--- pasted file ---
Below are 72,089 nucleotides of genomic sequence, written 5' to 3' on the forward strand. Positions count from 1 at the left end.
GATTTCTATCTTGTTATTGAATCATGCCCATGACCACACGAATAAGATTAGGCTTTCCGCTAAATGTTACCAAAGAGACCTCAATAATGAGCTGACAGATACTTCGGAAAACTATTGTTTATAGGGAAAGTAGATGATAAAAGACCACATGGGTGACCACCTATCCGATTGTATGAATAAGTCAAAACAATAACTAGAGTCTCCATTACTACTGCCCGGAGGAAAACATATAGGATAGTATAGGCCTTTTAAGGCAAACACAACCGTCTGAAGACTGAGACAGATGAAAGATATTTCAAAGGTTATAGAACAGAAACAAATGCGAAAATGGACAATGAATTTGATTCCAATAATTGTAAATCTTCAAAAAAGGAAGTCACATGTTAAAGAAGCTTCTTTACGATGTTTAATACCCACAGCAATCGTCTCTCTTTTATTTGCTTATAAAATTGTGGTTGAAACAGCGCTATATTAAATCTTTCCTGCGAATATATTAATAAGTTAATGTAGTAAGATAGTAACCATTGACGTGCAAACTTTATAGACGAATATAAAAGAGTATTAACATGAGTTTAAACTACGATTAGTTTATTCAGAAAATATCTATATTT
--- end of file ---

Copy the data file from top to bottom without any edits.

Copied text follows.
Below are 72,089 nucleotides of genomic sequence, written 5' to 3' on the forward strand. Positions count from 1 at the left end.
GATTTCTATCTTGTTATTGAATCATGCCCATGACCACACGAATAAGATTAGGCTTTCCGCTAAATGTTACCAAAGAGACCTCAATAATGAGCTGACAGATACTTCGGAAAACTATTGTTTATAGGGAAAGTAGATGATAAAAGACCACATGGGTGACCACCTATCCGATTGTATGAATAAGTCAAAACAATAACTAGAGTCTCCATTACTACTGCCCGGAGGAAAACATATAGGATAGTATAGGCCTTTTAAGGCAAACACAACCGTCTGAAGACTGAGACAGATGAAAGATATTTCAAAGGTTATAGAACAGAAACAAATGCGAAAATGGACAATGAATTTGATTCCAATAATTGTAAATCTTCAAAAAAGGAAGTCACATGTTAAAGAAGCTTCTTTACGATGTTTAATACCCACAGCAATCGTCTCTCTTTTATTTGCTTATAAAATTGTGGTTGAAACAGCGCTATATTAAATCTTTCCTGCGAATATATTAATAAGTTAATGTAGTAAGATAGTAACCATTGACGTGCAAACTTTATAGACGAATATAAAAGAGTATTAACATGAGTTTAAACTACGATTAGTTTATTCAGAAAATATCTATATTT